• To make baking powder : Place 3 tsp. bicarbonate of soda and 4 tsp. cream of tartar in a jar and shake them well together. Store in a cool place.

thorninmud's avatar

Just a note to add to @cazzie ‘s excellent answer:

The ingredients added to flour to make it “self-rising” behave a little differently than the baking soda/tartaric acid combination will in terms of when they release their CO2. Baking soda/tartaric acid produces CO2 as soon as moisture enters the mix. Commercial self-rising flour produces Co2 under the influence of heat.

This makes a difference in a couple of ways. First, the homemade version can’t be stored for long. Humidity will eventually rob the flour of its leavening potential. Second, because the homemade begins foaming when moisture is added, some of that CO2 will be lost as further mixing collapses the foam structure of the dough/batter. The commercial version will wait to react until the dough/batter is in the oven and not being manhandled anymore. Less CO2 is lost.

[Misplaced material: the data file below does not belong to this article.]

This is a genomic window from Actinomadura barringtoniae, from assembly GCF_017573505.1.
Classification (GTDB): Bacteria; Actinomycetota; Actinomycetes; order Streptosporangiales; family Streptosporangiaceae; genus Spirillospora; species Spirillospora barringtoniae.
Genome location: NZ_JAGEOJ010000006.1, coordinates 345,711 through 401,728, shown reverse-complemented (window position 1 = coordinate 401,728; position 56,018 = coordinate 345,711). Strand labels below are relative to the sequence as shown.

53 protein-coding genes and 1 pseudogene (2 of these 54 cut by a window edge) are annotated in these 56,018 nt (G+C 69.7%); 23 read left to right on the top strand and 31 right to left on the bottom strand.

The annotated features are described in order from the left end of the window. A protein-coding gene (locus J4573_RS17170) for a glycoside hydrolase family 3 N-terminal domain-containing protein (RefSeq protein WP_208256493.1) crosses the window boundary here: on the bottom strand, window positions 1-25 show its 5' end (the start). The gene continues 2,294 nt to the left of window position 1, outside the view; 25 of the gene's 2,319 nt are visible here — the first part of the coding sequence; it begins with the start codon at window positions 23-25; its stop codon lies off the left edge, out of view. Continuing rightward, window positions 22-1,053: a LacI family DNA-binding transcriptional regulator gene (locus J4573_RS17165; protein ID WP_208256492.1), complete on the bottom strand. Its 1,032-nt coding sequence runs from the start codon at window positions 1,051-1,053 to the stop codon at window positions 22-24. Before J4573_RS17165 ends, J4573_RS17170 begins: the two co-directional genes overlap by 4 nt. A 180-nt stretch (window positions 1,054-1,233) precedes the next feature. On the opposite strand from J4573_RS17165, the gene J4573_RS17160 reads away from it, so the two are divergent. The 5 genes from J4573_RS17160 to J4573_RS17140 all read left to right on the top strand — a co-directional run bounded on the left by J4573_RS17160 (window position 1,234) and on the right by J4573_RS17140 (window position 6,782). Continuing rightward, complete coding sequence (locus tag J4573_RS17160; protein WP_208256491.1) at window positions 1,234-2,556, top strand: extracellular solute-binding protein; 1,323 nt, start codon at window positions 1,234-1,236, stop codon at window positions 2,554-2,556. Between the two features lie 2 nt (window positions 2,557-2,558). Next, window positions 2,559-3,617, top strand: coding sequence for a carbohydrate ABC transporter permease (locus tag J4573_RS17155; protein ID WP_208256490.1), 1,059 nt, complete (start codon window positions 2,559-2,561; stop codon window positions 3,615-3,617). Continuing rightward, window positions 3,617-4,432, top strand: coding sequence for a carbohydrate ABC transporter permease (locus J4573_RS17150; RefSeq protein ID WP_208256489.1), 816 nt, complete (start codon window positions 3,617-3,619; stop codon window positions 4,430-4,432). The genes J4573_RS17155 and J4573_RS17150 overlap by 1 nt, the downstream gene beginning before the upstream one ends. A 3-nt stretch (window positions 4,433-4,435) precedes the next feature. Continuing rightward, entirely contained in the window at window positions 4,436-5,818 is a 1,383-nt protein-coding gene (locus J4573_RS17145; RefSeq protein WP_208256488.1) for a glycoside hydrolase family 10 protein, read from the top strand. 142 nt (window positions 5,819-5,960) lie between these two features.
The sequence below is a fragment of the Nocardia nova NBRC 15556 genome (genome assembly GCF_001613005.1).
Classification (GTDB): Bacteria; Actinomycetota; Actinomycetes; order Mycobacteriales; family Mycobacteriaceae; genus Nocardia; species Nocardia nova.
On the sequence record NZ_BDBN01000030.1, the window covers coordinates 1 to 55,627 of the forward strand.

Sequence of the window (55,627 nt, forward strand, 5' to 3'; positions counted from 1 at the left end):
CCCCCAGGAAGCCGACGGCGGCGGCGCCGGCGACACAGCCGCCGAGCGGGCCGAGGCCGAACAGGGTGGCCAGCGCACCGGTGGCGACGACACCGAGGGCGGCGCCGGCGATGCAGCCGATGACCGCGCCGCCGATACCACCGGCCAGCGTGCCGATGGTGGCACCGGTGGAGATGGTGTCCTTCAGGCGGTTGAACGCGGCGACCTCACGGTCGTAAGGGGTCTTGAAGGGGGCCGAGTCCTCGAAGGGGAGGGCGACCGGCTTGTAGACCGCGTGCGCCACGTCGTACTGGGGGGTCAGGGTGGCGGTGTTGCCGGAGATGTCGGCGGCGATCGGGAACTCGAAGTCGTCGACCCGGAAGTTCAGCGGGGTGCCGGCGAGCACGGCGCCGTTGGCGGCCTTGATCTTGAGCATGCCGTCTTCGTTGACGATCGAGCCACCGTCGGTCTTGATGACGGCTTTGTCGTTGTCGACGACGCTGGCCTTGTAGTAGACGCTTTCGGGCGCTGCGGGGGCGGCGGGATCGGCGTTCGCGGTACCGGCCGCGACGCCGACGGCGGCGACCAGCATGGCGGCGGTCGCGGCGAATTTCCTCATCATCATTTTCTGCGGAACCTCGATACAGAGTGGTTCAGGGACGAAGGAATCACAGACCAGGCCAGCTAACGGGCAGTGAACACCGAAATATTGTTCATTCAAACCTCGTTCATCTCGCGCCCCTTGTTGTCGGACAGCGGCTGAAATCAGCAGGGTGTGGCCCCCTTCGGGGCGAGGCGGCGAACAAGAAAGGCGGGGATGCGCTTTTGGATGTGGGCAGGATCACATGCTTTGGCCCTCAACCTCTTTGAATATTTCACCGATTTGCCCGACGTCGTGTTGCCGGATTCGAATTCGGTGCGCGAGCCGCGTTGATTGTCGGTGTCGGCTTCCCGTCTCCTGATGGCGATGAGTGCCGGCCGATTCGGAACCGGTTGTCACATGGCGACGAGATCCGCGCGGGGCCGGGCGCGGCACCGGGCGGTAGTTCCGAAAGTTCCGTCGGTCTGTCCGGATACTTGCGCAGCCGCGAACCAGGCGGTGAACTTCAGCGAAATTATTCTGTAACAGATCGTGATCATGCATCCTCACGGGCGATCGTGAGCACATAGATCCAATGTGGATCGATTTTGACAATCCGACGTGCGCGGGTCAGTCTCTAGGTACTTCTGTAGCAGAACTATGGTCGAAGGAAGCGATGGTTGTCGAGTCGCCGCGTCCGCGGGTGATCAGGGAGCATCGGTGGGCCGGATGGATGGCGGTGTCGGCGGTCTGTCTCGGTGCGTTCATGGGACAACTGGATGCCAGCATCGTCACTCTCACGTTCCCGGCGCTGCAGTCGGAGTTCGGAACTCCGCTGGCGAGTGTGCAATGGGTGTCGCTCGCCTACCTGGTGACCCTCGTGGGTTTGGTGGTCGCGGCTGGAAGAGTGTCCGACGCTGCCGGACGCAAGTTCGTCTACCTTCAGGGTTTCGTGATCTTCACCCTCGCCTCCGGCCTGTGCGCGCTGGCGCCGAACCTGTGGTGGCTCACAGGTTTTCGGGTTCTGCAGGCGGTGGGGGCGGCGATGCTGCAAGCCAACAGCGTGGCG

The best substitutions are the ones using double-acting baking powder rather than baking soda/tartaric acid. This has both a moisture-triggered component and a heat-triggered component.

cazzie's avatar

(Doesn’t everyone know that if you use baking soda, you can’t stir it endlessly, but just a quick mix and pop it in the oven?) If, not, then, yes as @thorninmud points out. If you use baking soda in ANYTHING, do not over mix. That is basic baking knowledge.

But what I wrote was to add cream of tarter to it. Baking soda + cream of tarter = baking powder. Organic chemistry lesson: